STOCKHOLM (Reuters) - Ericsson reported larger than expected losses for the fourth quarter on Wednesday and said it expected the Chinese market to continue to decline, dampening hopes of any short-term rebound for the struggling mobile equipment maker.
The Swedish company has made sweeping cost cuts and replaced much of its top management to try to turn around its business, cutting 10,000 jobs from its workforce in the fourth quarter alone. It had nearly 106,000 employees worldwide in September.
It faces competition from China’s Huawei and Finland’s Nokia as well as weak emerging markets and falling spending by telecoms operators for which big purchases of next-generation 5G technology are likely to be years away.
However, the company said it had spied possible signs of a turnaround in a few key markets. For example, it said sales of its mainstay radio access equipment were likely to dip 2 percent in 2018 after an estimated 8 percent drop last year.
But its shares dropped as much as 9 percent to a 2-1/2 month low of 50.64 Swedish crowns, halting a recent recovery based on hopes of a turnaround in underlying markets later this year.
The company said the latest results were in line with its expectations, with a gradual improving performance in its networks business but lingering losses in its digital operations offering network management and cloud-based services.
“The losses as they are today were, in a way, expected, but not acceptable”, Chief Executive Börje Ekholm told a news conference after the fifth straight quarter of operating losses.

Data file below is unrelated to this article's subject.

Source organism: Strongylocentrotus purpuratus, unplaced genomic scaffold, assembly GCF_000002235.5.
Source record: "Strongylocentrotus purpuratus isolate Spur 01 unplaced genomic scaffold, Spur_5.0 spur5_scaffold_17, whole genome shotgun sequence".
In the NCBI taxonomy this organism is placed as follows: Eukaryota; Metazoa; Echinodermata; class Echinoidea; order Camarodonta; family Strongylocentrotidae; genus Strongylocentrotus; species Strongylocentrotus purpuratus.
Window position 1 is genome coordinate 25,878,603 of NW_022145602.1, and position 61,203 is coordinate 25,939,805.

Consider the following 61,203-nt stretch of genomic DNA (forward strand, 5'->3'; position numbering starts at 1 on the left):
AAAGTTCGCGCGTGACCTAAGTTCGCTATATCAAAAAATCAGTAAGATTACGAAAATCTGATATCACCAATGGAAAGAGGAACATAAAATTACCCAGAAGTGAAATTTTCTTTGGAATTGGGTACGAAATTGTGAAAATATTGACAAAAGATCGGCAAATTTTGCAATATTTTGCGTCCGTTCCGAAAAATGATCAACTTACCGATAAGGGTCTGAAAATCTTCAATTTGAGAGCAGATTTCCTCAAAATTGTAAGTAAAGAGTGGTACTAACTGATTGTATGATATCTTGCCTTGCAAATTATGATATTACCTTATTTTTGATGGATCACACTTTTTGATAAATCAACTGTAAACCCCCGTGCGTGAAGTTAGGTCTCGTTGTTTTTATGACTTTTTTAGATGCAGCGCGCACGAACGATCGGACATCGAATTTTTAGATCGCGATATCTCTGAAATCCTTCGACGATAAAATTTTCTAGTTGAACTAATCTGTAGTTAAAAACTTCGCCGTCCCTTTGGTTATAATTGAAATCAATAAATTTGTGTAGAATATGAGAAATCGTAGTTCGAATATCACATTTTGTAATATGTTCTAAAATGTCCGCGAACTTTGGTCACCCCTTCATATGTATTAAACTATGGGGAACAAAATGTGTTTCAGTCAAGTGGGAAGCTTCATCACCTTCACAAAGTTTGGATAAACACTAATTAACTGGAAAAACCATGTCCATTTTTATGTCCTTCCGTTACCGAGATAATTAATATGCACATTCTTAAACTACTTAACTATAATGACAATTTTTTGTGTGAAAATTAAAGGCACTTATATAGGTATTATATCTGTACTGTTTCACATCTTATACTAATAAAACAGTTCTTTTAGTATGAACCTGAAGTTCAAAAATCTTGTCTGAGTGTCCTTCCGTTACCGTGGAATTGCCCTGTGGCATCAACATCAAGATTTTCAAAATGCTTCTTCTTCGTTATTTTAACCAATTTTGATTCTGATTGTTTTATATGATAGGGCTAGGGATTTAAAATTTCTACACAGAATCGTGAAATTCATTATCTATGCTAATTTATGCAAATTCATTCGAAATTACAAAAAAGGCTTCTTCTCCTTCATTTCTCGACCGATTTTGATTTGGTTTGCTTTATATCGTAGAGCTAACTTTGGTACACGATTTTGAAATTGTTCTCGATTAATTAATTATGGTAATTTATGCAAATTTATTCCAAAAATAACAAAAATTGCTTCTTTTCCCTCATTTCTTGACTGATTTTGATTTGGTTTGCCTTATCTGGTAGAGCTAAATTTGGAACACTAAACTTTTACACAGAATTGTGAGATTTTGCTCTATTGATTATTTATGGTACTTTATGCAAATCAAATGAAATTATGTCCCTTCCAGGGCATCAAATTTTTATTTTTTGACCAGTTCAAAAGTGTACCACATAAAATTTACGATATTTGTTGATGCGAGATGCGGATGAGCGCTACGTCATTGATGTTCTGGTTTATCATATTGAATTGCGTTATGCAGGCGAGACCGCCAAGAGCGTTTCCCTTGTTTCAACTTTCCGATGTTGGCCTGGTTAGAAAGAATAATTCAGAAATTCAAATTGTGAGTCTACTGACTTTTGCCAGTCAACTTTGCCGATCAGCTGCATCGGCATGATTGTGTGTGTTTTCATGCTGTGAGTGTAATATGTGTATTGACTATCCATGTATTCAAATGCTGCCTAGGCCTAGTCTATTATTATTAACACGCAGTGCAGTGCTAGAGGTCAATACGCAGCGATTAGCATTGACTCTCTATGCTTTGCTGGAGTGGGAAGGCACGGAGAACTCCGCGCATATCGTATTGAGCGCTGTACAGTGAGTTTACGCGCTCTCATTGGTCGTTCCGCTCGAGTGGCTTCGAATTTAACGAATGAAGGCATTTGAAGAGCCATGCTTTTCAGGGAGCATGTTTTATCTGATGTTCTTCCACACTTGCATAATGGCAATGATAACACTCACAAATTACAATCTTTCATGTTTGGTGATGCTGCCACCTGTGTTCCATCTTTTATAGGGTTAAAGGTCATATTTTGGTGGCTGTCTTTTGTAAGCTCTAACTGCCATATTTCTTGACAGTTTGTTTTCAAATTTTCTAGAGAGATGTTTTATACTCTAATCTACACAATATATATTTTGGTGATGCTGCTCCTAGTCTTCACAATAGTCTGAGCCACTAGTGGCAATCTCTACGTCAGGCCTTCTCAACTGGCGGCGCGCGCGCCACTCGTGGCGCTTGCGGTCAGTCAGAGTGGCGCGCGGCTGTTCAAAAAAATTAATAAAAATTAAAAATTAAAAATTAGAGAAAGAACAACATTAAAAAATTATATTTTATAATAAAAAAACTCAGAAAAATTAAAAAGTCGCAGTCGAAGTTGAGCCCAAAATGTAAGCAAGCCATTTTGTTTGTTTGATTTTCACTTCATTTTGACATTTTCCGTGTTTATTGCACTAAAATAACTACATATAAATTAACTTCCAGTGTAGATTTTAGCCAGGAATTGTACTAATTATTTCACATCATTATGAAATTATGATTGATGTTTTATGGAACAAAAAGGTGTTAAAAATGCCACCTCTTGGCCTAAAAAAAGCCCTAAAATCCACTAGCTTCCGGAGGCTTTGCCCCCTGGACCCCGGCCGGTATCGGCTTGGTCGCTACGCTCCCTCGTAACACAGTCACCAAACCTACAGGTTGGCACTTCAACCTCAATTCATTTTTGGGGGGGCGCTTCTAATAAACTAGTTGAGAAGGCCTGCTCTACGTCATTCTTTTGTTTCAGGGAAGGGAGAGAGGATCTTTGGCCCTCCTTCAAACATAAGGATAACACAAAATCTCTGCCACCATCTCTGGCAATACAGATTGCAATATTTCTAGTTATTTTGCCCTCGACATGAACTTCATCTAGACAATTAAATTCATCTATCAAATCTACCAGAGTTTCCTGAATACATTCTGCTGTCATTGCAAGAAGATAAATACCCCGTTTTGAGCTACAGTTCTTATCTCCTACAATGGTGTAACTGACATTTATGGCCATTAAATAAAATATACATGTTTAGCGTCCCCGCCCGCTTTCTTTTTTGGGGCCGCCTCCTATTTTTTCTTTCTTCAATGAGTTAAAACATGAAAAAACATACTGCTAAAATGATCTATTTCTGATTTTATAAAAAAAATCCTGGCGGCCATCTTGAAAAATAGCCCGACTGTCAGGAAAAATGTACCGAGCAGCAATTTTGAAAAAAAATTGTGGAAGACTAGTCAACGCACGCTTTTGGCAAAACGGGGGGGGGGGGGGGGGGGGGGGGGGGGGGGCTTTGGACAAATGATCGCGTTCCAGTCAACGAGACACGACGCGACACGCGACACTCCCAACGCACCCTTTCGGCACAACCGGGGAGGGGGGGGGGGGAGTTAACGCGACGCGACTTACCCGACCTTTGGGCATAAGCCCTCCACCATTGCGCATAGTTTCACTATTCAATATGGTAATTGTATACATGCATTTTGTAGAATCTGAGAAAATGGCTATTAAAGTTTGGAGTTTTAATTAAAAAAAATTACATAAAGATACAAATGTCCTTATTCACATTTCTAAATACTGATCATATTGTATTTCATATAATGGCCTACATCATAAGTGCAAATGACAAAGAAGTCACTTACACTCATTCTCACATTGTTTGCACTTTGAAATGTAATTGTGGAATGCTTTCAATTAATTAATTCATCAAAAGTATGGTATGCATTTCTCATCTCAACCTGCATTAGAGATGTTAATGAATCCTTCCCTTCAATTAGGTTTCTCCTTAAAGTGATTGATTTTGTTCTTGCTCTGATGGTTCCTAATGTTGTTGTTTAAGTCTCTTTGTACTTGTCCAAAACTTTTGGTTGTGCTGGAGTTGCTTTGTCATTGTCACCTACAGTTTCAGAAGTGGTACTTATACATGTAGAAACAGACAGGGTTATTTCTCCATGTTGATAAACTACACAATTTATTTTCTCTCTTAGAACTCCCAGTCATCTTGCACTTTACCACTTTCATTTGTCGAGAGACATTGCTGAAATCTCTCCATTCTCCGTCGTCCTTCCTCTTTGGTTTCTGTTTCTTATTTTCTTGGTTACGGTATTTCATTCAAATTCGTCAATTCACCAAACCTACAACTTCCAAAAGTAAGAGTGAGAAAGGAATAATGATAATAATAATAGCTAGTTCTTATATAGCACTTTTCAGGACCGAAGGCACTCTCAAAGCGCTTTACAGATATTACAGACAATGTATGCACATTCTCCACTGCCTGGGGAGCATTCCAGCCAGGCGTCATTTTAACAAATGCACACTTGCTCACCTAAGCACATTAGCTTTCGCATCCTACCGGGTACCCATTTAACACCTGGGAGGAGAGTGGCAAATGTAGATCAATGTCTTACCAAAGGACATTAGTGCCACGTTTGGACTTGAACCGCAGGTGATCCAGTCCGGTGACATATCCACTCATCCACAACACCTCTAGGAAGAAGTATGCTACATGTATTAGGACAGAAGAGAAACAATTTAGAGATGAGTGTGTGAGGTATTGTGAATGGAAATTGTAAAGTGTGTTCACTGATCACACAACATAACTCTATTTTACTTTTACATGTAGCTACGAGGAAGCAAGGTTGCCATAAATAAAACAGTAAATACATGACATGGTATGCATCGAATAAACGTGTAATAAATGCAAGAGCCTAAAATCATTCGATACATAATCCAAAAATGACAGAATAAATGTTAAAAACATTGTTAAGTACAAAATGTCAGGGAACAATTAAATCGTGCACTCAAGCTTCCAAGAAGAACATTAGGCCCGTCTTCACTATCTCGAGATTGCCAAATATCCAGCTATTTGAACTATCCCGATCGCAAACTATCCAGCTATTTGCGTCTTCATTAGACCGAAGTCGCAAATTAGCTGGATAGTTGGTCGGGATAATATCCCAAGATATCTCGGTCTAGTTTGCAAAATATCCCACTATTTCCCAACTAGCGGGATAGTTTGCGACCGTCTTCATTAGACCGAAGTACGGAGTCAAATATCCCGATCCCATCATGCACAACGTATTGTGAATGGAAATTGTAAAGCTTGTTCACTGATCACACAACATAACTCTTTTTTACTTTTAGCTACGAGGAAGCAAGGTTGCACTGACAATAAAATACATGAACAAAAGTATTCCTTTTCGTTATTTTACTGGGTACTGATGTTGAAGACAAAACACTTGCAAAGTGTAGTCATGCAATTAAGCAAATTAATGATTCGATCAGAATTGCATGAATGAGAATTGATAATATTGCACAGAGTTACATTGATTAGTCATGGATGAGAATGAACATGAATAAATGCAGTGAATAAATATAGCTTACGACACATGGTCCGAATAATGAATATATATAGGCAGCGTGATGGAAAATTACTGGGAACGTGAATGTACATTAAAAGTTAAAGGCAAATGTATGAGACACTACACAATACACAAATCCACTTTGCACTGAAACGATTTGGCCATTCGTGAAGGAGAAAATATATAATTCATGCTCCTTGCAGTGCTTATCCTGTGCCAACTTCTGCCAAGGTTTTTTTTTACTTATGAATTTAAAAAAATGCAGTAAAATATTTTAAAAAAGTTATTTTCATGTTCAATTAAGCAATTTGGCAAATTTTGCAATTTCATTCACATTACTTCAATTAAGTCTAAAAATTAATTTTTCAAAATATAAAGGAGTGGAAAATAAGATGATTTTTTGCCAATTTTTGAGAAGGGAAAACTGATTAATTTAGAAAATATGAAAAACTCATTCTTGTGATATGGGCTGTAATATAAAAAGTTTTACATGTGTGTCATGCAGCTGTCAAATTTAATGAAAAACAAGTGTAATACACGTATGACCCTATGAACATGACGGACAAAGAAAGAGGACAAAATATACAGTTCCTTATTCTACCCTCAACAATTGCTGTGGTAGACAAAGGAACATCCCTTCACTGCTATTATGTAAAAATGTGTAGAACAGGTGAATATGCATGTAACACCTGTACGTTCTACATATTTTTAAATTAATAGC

Ericsson said the Chinese market was expected to continue to decline due to reduced investments in the latest 4G network equipment, while there was positive momentum in North America, aided by tax reforms to encourage infrastructure investment, spending on a new public safety network and early 5G contracts.
Ericsson cited new 4G and 5G contracts from Deutsche Telekom and Verizon, which has said it plans to roll out 5G networks in three to five U.S. cities by later this year, and a market share gain with an unidentified operator in China.
“5G will come. We can debate when in certain parts of the world. But it’s quite clear that the race is heating up in North America and northeast Asia,” Ekholm said.
The company saw lower network sales from India to Mexico and across most of Europe, where operators face continued pressure to cut capital spending on mobile networks.
Ericsson’s quarterly loss widened to 19.8 billion crowns ($2.5 billion) from a loss of 280 million a year earlier, and compared with a mean forecast loss of 17.3 billion crowns in a Reuters poll of analysts.
Its quarterly gross margin, excluding restructuring charges, was 30 percent, roughly unchanged from the third quarter.
The company has pledged to deliver a gross margin of 37-39 percent and an operating margin of 10 percent by 2020.
“Our target of 10 percent operating margin in 2020 still remains very firm,” Chief Financial Officer Carl Mellander said.
The cost-cutting programme is now saving around 6 billion crowns on an annual basis compared with a target of at least 10 billion crowns of annual savings by mid-2018. Resulting profit improvements will start to show later in 2018, Ericsson said.
Fourth-quarter results were hit by previously announced impairments, mainly of goodwill in its digital and media arms, to the tune of 14.2 billion crowns.
“We see no additional need for any more impairments or provisions,” Ekholm told reporters.
The company said it had agreed a partnership with One Equity Partners in its media solutions unit, leaving Ericsson with a 49 percent stake. Separately, it will keep its broadcast media services business after failing to find a buyer.
Ericsson said it had exited 23 of 42 poorly performing contracts in its struggling managed services business, a business which runs networks for its customers.
It kept its annual dividend at 1.00 crown per share, in line with expectations.
($1 = 7.8646 Swedish crowns)
Reporting by Helena Soderpalm and Olof Swahnberg; Writing by Eric Auchard; Editing by Jane Merriman and Mark Potter